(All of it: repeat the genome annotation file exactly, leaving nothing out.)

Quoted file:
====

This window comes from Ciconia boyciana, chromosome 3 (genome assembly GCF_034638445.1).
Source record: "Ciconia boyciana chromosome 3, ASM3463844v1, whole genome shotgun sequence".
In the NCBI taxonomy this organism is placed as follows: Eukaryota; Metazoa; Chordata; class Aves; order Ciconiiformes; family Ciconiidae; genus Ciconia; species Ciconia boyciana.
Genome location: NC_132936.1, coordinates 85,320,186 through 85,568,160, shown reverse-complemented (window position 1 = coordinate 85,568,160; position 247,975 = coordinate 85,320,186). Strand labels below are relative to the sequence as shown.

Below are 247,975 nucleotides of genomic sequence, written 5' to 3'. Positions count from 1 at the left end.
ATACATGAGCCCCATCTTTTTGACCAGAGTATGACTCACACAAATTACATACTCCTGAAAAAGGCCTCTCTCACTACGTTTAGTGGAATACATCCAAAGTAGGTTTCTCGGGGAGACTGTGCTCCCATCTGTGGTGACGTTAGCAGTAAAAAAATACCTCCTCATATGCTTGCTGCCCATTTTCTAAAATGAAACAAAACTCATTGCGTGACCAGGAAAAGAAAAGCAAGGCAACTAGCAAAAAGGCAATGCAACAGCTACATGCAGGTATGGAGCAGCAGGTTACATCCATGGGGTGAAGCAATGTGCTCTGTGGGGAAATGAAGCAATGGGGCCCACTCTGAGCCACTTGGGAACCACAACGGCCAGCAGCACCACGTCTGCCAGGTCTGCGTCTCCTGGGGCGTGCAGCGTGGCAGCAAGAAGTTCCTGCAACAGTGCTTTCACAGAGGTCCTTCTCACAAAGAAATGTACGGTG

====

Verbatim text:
This window comes from Ciconia boyciana, chromosome 3 (genome assembly GCF_034638445.1).
Source record: "Ciconia boyciana chromosome 3, ASM3463844v1, whole genome shotgun sequence".
In the NCBI taxonomy this organism is placed as follows: Eukaryota; Metazoa; Chordata; class Aves; order Ciconiiformes; family Ciconiidae; genus Ciconia; species Ciconia boyciana.
Genome location: NC_132936.1, coordinates 85,320,186 through 85,568,160, shown reverse-complemented (window position 1 = coordinate 85,568,160; position 247,975 = coordinate 85,320,186). Strand labels below are relative to the sequence as shown.

Below are 247,975 nucleotides of genomic sequence, written 5' to 3'. Positions count from 1 at the left end.
ATACATGAGCCCCATCTTTTTGACCAGAGTATGACTCACACAAATTACATACTCCTGAAAAAGGCCTCTCTCACTACGTTTAGTGGAATACATCCAAAGTAGGTTTCTCGGGGAGACTGTGCTCCCATCTGTGGTGACGTTAGCAGTAAAAAAATACCTCCTCATATGCTTGCTGCCCATTTTCTAAAATGAAACAAAACTCATTGCGTGACCAGGAAAAGAAAAGCAAGGCAACTAGCAAAAAGGCAATGCAACAGCTACATGCAGGTATGGAGCAGCAGGTTACATCCATGGGGTGAAGCAATGTGCTCTGTGGGGAAATGAAGCAATGGGGCCCACTCTGAGCCACTTGGGAACCACAACGGCCAGCAGCACCACGTCTGCCAGGTCTGCGTCTCCTGGGGCGTGCAGCGTGGCAGCAAGAAGTTCCTGCAACAGTGCTTTCACAGAGGTCCTTCTCACAAAGAAATGTACGGTG